kolb0148: December 2012 Archives

Emily Kolb Final Blog Entry

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Okay, so that was fun. As a final reflection, the most stand out thing is everything we didn't do. All the things we didn't research, and didn't dig into. And of course that's it, there is so much more to be found and looked at. I was having a moment of regret recently regarding the project- I was thinking of other ways we could have looked at it that would have been more engaging, interesting, new information- but it was all stuff I came across so late in the process that it was a dead end (for this event). Like this Francis Spira guy- this archetype of despair in Elizabethan-era Europe, we could have done a fascinating presentation about him and how he relates to Marlowe or Faustus. Or we could have dug into the differences of the A and B texts (considering how much scholarly discussion there was about the differences, it's crazy how little they came up in our presentation.) OR we could've compared Marlowe's Doctor Faustus and Goethe's Faust to see what the contrasts of the two revealed about Marlowe's society. And that's just looking at this playwright and play! So of course those feelings are almost inevitable. What I kept coming across in the journey of this process was the need for reduction, simplification, trimming. It was hard. I feel like I said nothing in my four minutes but I know I have to be satisfied with the information we put across.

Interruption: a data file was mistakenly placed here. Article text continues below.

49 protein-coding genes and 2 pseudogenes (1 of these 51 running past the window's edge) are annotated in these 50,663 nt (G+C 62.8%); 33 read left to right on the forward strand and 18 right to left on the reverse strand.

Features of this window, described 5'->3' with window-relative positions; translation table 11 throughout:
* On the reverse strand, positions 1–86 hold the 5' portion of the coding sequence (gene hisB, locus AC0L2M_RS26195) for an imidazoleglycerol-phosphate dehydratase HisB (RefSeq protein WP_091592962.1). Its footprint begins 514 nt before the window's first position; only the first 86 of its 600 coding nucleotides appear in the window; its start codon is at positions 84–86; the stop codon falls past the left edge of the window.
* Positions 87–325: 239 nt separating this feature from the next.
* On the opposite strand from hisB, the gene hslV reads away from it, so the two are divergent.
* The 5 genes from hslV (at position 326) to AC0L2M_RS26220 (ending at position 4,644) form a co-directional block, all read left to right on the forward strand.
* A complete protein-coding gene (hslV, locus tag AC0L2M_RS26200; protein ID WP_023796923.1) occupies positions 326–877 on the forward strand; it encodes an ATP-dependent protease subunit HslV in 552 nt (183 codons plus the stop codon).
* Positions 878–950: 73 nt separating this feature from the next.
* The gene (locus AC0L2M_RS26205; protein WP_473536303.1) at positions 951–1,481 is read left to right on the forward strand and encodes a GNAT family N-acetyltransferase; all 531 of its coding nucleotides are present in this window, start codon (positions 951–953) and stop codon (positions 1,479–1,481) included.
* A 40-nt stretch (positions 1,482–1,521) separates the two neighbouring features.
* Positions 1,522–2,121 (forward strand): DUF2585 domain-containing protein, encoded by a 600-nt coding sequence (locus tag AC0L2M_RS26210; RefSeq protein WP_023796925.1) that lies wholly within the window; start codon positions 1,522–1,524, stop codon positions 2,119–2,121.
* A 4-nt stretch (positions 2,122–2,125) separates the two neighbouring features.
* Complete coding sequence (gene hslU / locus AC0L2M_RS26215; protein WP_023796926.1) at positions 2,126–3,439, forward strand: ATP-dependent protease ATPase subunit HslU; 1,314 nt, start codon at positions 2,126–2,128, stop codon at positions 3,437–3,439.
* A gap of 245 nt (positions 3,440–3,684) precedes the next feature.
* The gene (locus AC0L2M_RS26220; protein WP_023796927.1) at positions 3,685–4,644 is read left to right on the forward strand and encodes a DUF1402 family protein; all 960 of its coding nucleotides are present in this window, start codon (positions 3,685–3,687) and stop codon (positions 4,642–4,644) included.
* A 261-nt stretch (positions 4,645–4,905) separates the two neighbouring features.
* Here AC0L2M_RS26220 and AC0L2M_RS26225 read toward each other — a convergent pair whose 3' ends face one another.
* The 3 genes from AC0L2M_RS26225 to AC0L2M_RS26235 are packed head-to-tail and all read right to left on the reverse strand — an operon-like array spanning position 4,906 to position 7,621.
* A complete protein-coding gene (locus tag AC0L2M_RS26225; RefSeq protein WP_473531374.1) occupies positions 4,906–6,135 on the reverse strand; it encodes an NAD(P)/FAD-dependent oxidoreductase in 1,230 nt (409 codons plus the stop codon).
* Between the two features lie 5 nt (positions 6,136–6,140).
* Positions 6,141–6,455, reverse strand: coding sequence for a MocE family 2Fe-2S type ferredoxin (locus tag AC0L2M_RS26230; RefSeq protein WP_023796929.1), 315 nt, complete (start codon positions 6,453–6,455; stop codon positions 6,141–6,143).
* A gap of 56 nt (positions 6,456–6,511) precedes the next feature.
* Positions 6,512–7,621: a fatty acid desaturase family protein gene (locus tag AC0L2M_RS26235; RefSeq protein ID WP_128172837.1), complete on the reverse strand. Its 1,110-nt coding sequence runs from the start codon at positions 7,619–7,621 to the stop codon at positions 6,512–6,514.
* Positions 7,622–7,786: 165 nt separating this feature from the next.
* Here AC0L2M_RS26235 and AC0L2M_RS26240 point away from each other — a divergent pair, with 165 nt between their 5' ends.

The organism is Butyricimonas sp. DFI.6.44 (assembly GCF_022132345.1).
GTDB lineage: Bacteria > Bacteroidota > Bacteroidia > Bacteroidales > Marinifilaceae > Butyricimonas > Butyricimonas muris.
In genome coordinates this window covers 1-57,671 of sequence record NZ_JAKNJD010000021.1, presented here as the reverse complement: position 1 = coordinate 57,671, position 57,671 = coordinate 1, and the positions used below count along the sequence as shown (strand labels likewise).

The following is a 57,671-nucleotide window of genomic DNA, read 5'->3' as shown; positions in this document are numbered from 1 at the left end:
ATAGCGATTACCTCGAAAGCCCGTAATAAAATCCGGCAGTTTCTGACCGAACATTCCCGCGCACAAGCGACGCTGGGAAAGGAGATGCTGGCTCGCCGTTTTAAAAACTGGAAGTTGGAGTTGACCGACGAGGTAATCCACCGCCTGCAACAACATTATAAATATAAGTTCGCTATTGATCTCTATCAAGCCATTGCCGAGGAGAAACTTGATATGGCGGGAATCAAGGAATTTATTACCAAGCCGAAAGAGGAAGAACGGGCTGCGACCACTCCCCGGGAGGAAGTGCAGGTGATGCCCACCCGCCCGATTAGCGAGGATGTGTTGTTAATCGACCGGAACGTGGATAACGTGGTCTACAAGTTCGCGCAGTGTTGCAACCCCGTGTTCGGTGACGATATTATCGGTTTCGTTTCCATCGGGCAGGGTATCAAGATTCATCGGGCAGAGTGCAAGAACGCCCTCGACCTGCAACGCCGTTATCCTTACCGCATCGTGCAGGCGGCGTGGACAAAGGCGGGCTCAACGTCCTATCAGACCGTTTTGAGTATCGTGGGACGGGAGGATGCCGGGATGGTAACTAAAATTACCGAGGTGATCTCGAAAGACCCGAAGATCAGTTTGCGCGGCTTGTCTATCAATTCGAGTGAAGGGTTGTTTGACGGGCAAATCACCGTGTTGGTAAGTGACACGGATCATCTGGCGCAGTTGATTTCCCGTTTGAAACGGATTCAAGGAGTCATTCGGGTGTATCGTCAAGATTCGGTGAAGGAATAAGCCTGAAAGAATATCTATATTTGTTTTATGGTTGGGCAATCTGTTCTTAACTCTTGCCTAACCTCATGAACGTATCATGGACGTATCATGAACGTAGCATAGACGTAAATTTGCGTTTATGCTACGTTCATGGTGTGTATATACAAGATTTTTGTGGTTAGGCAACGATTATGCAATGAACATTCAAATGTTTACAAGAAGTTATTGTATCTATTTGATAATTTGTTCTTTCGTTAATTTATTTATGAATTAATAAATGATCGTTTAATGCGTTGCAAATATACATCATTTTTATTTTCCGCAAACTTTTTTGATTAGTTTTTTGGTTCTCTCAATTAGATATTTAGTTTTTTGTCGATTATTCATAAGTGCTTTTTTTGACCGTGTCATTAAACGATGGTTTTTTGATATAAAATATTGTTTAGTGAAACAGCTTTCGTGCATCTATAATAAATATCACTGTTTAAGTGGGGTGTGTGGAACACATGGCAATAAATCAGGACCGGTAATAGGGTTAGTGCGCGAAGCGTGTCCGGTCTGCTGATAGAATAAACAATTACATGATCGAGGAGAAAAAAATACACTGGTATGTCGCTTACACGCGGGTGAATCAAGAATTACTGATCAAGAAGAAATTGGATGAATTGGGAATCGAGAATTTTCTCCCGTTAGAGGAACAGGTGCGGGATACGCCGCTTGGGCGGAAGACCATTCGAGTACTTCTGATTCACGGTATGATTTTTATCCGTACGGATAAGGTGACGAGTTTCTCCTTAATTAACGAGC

So that being said, considering what we did choose and then how we went about it- I wonder if our presentation was overwhelming. I think we may have benefitted by putting together the actual presentation in a more collaborative way. I think perhaps the through-line of the theme of our argument may have been lost, that each piece seemed its own entity and thereby the audience didn't really get the point. This was not helped by the fact that we struggled very much with the time-limit, especially in the final hour. There was no time for transitions, which may have helped to clarify and highlight the ways in which we did collaborate, that we were thinking along the same lines.